What is a Scorigami?

Scorigami, a term invented by Jon Bois, is the mark of each unique score in football that has occurred so far. The Daily Princetonian’s iteration of Bois’s original project on the history of NFL scores charts every unique score in Princeton’s football history in the modern era.

For the purpose of this project, the “modern era” begins in 1912, when the touchdown was changed from 5 to 6 points, as it has remained today. Due to the nature of football — in which points are most often to be accrued in chunks of two, three, six, and seven — there are many final scores which have never happened before. With the end of the 2022 season, Princeton has played 961 football games since 1912, 455 (47 percent) of which were scorigamis.

For example, earlier this season, the Tigers beat Lafayette 23-2. Princeton had previously never played in a game that ended 23-2 – it was a scorigami!

Unique scores seem to be quite common whenever Princeton plays Lafayette. In the 31 matches between Princeton and Lafayette, 18 have resulted in scores that had never happened before in Princeton’s history. Another common rival with whom Princeton has regularly played in scorigami games includes Harvard in recent years. This season’s 37-10 win over the Crimson marked the continuation of a five-year scorigami streak between the two rivals (all of which Princeton won).

Why is this data meaningful?

Princeton played the first game in the history of college football on November 6, 1869, against Rutgers. In the following 153 years, they have played over 1,300 football games against 80 different opponents, winning 28 national championships. Jerry Price, the historian for Princeton Athletics, shared why football is so meaningful:, “Princeton football is a real source of pride. Its history is very storied.”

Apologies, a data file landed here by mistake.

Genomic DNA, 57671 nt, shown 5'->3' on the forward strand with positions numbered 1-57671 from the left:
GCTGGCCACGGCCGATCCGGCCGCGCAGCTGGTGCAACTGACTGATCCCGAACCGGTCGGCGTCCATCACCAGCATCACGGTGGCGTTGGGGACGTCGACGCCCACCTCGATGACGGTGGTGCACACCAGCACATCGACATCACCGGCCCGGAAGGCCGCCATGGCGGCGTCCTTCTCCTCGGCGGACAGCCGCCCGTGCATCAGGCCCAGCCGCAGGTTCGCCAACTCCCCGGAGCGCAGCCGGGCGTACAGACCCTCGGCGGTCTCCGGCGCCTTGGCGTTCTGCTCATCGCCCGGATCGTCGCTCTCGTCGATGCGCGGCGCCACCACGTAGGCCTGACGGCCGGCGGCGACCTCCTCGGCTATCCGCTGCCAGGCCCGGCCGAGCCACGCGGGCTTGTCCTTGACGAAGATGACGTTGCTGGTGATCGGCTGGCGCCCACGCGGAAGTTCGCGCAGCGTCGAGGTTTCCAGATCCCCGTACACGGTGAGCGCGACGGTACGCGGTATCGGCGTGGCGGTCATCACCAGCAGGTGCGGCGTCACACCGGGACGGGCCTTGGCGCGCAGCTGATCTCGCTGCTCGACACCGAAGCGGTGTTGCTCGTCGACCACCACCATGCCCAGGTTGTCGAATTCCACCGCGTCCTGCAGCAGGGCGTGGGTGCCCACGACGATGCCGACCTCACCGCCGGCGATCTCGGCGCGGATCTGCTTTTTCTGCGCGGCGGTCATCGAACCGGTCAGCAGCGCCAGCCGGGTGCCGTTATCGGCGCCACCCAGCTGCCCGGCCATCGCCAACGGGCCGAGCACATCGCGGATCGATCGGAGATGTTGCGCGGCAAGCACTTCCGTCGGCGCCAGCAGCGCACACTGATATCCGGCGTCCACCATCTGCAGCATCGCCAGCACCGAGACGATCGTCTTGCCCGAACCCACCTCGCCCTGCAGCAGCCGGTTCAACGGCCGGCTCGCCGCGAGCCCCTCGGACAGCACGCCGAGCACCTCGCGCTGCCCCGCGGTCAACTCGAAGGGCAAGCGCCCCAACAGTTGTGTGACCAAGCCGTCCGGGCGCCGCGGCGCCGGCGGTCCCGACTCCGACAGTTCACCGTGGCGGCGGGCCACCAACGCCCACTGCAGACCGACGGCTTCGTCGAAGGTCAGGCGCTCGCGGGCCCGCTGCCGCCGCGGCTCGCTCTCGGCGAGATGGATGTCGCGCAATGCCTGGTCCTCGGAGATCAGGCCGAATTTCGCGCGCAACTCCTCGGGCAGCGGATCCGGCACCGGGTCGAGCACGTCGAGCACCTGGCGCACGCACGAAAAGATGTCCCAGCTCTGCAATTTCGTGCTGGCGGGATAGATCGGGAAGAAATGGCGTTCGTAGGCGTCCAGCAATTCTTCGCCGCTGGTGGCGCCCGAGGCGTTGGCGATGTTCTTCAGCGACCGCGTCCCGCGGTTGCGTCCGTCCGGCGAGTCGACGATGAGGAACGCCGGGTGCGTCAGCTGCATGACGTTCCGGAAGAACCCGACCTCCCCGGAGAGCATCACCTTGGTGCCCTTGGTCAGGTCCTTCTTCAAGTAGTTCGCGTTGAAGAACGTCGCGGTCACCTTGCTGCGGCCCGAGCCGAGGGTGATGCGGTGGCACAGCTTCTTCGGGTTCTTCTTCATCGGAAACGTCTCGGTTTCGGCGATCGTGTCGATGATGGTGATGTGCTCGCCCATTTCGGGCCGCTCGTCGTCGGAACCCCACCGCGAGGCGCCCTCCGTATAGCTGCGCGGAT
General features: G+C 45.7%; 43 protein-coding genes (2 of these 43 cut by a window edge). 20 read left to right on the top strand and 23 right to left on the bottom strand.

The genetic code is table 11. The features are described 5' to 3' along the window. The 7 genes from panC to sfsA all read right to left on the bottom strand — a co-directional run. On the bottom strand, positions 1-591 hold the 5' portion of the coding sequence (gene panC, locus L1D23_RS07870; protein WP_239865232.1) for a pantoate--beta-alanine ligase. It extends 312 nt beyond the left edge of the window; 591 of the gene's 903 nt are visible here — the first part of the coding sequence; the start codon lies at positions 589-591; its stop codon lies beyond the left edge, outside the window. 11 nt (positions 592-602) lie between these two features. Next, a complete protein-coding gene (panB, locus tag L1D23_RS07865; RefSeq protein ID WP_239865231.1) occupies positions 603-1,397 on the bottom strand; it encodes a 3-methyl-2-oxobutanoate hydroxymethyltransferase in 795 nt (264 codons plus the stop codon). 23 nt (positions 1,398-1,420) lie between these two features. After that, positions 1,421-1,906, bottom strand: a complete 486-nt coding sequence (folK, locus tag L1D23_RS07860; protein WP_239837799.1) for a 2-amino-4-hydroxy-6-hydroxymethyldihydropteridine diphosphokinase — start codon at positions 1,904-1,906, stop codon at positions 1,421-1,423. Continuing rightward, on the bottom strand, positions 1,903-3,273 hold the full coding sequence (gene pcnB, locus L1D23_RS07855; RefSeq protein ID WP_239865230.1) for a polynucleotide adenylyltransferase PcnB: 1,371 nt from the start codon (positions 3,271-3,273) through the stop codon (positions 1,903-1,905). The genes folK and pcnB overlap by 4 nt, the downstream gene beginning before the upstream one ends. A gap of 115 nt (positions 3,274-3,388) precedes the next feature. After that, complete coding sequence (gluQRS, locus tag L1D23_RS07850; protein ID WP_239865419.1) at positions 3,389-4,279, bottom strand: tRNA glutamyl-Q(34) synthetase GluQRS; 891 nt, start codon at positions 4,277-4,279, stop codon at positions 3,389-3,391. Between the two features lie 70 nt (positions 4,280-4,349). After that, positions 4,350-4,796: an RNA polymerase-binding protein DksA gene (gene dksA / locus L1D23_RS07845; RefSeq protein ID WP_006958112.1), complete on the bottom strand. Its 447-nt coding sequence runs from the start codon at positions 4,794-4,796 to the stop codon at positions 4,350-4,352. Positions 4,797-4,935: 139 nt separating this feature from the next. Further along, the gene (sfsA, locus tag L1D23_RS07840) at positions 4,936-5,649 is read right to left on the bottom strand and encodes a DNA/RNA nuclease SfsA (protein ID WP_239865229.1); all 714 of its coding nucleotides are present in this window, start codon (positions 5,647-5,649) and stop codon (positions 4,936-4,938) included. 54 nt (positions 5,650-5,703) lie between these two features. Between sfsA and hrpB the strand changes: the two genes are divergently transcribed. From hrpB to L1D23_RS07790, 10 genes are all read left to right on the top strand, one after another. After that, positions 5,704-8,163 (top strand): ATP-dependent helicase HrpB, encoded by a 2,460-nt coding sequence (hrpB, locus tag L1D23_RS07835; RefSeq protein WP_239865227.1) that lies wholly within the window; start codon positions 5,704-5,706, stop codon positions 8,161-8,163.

Since Bob Surace ’90 became Princeton’s head football coach in 2010, he has seen 61 scorigamis in the 120 games he has coached. Having completed his twelfth season on the job this year, Surace now holds the record of the second highest scorigami per season average of all coaches that coached for more than two seasons with a whopping 5.08 scorigamis per season on average.

Surace knows how important history is to the team and alumni. “When I meet [a football alum] it’s very humbling. I knew the passion of our alumni, and some research they've done. The history goes way back, and I’m quite humbled.”

Where is this data from?

The data is pulled and verified using multiple sources: “Athletics at Princeton: A History” by Frank Presbrey, Bric-a-Bracs, and The Daily Princetonian’s archives.